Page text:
Stop the Money Pipeline is pledging to keep up its activism and protests through the upcoming series of shareholder meetings this May and beyond.
Much like the first Earth Day fifty years ago, Thursday also took the form of a mass teach-in. Over the course of the livestream, people across the country heard from activists, Indigenous leaders, celebrities, and Members of Congress about how they could be a part of the growing movement to end the financing of fossil fuels and deforestation.
Representatives of the Gwich’in Steering Committee talked about how they successfully pressured Goldman Sachs and other major Wall Street banks to back away from funding drilling in the Arctic National Wildlife Refuge.
Students from Boston College, Penn, American University, Columbia-Barnard, and Stanford talked about how they’re pressuring their boards of trustees to divest from fossil fuels.
A member of the Sarayaku Indigenous community in the Ecuadorian Amazon talked about how asset managers like BlackRock and big banks like JP Morgan Chase and Citi are funding rainforest destruction in their community.
Senators Jeff Merkley and Ed Markey and Representative Rashida Tlaib joined a Digital Town Hall to answer questions about what they’re doing to prevent bailout money from going to big polluters instead of people in need.
“The fossil fuel industry has gotten massive tax breaks from the public for over 100 years — but when we suggest investing in renewables, we’re dismissed as crazy. We need a Green New Deal to create millions of good jobs,” said Senator Ed Markey.
“It’s hard being in Congress & not taking fossil fuel or corporate money — but it’s worth it. We have to break the cycle of dirty money to stand up to Big Oil & build public trust,” said Rep. Rashida Tlaib.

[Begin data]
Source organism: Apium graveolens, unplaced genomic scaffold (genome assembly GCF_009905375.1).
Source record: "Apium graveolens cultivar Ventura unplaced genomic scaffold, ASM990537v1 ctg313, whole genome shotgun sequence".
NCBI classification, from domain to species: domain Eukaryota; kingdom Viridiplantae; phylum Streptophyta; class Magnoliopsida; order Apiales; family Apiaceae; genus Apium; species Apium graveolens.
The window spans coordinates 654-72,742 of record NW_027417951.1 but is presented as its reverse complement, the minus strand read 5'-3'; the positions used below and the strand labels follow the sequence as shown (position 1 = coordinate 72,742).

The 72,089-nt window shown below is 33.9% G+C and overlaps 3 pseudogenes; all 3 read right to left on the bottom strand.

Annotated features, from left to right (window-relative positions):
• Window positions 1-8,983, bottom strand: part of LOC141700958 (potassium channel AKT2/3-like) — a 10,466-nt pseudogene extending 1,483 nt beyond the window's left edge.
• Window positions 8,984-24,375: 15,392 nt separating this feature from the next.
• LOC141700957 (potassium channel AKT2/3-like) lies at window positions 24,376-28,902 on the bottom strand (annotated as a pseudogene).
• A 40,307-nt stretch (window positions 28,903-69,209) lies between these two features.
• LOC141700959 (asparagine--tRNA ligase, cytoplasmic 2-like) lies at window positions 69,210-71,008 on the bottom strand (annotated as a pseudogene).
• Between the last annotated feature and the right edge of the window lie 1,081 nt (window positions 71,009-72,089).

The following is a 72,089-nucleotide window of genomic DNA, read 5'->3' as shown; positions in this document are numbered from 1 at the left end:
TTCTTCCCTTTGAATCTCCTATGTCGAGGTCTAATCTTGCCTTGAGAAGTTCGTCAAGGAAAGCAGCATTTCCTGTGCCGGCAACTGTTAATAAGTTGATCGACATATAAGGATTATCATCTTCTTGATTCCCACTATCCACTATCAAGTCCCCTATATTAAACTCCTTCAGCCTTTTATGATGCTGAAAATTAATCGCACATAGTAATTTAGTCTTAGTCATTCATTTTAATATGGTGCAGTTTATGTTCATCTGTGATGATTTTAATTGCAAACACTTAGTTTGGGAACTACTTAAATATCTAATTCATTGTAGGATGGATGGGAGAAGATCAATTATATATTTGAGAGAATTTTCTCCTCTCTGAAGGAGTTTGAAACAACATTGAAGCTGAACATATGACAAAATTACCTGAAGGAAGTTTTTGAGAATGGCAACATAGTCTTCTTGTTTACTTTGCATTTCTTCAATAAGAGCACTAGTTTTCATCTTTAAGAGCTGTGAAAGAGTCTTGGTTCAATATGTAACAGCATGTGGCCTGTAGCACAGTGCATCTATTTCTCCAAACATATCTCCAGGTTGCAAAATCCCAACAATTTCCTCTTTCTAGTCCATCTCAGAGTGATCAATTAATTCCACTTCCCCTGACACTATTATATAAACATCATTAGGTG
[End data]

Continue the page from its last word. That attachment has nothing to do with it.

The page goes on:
Youth and elders launched the Coalition for Climate-Safe Pensions to make sure the trillions of dollars managed by public pension funds in North America exit fossil fuels and support a just, clean future for us all.
There was an interfaith prayer service, a virtual choir performance, videos from the frontlines of fossil fuel fights across the United States, and much, much more. (For a complete list of events click here).
The action doesn’t stop here. Over the coming weeks, Stop the Money Pipeline and its over 90 coalition partners will be engaging the thousands of new people who joined the campaign today to keep turning up the heat on Wall Street, the Trump Administration, and Congress to make sure that money gets to people in need, not into the pocketbooks of fossil fuel billionaires.
“Even though we can’t take to the streets to march and rally together, that won’t stop us from keeping the pressure up on the financial institutions that are helping to drive the climate crisis. It’s more important than ever to hold Wall Street and push them to support our communities, not corporate polluters,” said Sierra Club campaign representative Ben Cushing.